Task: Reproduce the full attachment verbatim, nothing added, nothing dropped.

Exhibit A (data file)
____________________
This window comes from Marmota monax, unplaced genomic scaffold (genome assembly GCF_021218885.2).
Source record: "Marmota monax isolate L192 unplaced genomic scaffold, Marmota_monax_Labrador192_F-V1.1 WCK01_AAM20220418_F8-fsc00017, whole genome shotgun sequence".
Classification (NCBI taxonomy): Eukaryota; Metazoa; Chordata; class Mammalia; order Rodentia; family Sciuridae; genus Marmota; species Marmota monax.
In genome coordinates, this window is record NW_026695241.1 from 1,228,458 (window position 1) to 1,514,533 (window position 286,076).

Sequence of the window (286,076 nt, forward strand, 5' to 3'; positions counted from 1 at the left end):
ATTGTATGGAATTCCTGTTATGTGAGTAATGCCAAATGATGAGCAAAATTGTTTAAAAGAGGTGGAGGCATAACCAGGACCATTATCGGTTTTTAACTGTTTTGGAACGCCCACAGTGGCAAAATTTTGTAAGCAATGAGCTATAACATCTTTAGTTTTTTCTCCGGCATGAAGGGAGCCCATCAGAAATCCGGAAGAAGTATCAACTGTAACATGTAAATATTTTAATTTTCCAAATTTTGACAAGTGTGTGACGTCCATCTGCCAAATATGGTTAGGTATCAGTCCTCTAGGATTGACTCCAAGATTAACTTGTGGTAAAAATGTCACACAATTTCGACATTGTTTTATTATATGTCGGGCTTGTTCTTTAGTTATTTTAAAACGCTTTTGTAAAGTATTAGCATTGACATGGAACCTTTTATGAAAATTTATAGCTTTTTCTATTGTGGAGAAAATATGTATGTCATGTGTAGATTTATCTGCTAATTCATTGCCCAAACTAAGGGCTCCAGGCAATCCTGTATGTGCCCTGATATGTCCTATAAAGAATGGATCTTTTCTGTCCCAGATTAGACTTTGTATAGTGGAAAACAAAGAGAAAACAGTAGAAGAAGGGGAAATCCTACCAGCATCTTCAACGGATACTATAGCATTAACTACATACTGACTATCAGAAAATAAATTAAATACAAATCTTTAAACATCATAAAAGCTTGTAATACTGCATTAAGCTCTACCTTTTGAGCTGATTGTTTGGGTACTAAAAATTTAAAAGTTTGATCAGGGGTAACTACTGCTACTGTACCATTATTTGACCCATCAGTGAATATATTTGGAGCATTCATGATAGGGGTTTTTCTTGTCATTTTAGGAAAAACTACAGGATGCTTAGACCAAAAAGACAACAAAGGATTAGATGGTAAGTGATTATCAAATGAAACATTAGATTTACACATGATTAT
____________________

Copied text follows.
This window comes from Marmota monax, unplaced genomic scaffold (genome assembly GCF_021218885.2).
Source record: "Marmota monax isolate L192 unplaced genomic scaffold, Marmota_monax_Labrador192_F-V1.1 WCK01_AAM20220418_F8-fsc00017, whole genome shotgun sequence".
Classification (NCBI taxonomy): Eukaryota; Metazoa; Chordata; class Mammalia; order Rodentia; family Sciuridae; genus Marmota; species Marmota monax.
In genome coordinates, this window is record NW_026695241.1 from 1,228,458 (window position 1) to 1,514,533 (window position 286,076).

Sequence of the window (286,076 nt, forward strand, 5' to 3'; positions counted from 1 at the left end):
ATTGTATGGAATTCCTGTTATGTGAGTAATGCCAAATGATGAGCAAAATTGTTTAAAAGAGGTGGAGGCATAACCAGGACCATTATCGGTTTTTAACTGTTTTGGAACGCCCACAGTGGCAAAATTTTGTAAGCAATGAGCTATAACATCTTTAGTTTTTTCTCCGGCATGAAGGGAGCCCATCAGAAATCCGGAAGAAGTATCAACTGTAACATGTAAATATTTTAATTTTCCAAATTTTGACAAGTGTGTGACGTCCATCTGCCAAATATGGTTAGGTATCAGTCCTCTAGGATTGACTCCAAGATTAACTTGTGGTAAAAATGTCACACAATTTCGACATTGTTTTATTATATGTCGGGCTTGTTCTTTAGTTATTTTAAAACGCTTTTGTAAAGTATTAGCATTGACATGGAACCTTTTATGAAAATTTATAGCTTTTTCTATTGTGGAGAAAATATGTATGTCATGTGTAGATTTATCTGCTAATTCATTGCCCAAACTAAGGGCTCCAGGCAATCCTGTATGTGCCCTGATATGTCCTATAAAGAATGGATCTTTTCTGTCCCAGATTAGACTTTGTATAGTGGAAAACAAAGAGAAAACAGTAGAAGAAGGGGAAATCCTACCAGCATCTTCAACGGATACTATAGCATTAACTACATACTGACTATCAGAAAATAAATTAAATACAAATCTTTAAACATCATAAAAGCTTGTAATACTGCATTAAGCTCTACCTTTTGAGCTGATTGTTTGGGTACTAAAAATTTAAAAGTTTGATCAGGGGTAACTACTGCTACTGTACCATTATTTGACCCATCAGTGAATATATTTGGAGCATTCATGATAGGGGTTTTTCTTGTCATTTTAGGAAAAACTACAGGATGCTTAGACCAAAAAGACAACAAAGGATTAGATGGTAAGTGATTATCAAATGAAACATTAGATTTACACATGATTAT